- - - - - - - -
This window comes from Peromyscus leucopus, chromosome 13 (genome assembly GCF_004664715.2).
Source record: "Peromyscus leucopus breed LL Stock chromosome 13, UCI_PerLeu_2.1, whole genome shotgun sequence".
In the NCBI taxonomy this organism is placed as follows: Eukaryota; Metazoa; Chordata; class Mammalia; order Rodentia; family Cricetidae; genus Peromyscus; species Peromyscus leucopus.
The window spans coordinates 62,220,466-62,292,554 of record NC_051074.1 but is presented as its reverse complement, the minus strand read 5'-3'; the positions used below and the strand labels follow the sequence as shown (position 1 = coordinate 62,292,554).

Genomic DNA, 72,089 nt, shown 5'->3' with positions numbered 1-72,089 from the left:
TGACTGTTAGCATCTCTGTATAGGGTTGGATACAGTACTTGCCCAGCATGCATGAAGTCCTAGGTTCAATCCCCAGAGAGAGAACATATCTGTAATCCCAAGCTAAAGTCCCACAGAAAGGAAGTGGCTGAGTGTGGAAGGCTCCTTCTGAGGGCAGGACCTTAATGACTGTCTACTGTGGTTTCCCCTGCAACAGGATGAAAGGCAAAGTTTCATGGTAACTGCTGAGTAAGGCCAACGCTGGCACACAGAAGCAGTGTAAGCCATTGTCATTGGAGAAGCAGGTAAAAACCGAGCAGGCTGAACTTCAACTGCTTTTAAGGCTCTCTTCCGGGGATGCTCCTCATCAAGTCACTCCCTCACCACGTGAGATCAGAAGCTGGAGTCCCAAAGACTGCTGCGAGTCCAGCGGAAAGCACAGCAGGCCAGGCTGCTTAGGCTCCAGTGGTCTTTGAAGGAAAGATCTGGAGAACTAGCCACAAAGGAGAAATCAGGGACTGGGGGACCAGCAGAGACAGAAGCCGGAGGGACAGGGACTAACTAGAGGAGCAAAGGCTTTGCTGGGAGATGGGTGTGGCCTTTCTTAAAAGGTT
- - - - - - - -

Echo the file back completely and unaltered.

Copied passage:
This window comes from Peromyscus leucopus, chromosome 13 (genome assembly GCF_004664715.2).
Source record: "Peromyscus leucopus breed LL Stock chromosome 13, UCI_PerLeu_2.1, whole genome shotgun sequence".
In the NCBI taxonomy this organism is placed as follows: Eukaryota; Metazoa; Chordata; class Mammalia; order Rodentia; family Cricetidae; genus Peromyscus; species Peromyscus leucopus.
The window spans coordinates 62,220,466-62,292,554 of record NC_051074.1 but is presented as its reverse complement, the minus strand read 5'-3'; the positions used below and the strand labels follow the sequence as shown (position 1 = coordinate 62,292,554).

Genomic DNA, 72,089 nt, shown 5'->3' with positions numbered 1-72,089 from the left:
TGACTGTTAGCATCTCTGTATAGGGTTGGATACAGTACTTGCCCAGCATGCATGAAGTCCTAGGTTCAATCCCCAGAGAGAGAACATATCTGTAATCCCAAGCTAAAGTCCCACAGAAAGGAAGTGGCTGAGTGTGGAAGGCTCCTTCTGAGGGCAGGACCTTAATGACTGTCTACTGTGGTTTCCCCTGCAACAGGATGAAAGGCAAAGTTTCATGGTAACTGCTGAGTAAGGCCAACGCTGGCACACAGAAGCAGTGTAAGCCATTGTCATTGGAGAAGCAGGTAAAAACCGAGCAGGCTGAACTTCAACTGCTTTTAAGGCTCTCTTCCGGGGATGCTCCTCATCAAGTCACTCCCTCACCACGTGAGATCAGAAGCTGGAGTCCCAAAGACTGCTGCGAGTCCAGCGGAAAGCACAGCAGGCCAGGCTGCTTAGGCTCCAGTGGTCTTTGAAGGAAAGATCTGGAGAACTAGCCACAAAGGAGAAATCAGGGACTGGGGGACCAGCAGAGACAGAAGCCGGAGGGACAGGGACTAACTAGAGGAGCAAAGGCTTTGCTGGGAGATGGGTGTGGCCTTTCTTAAAAGGTT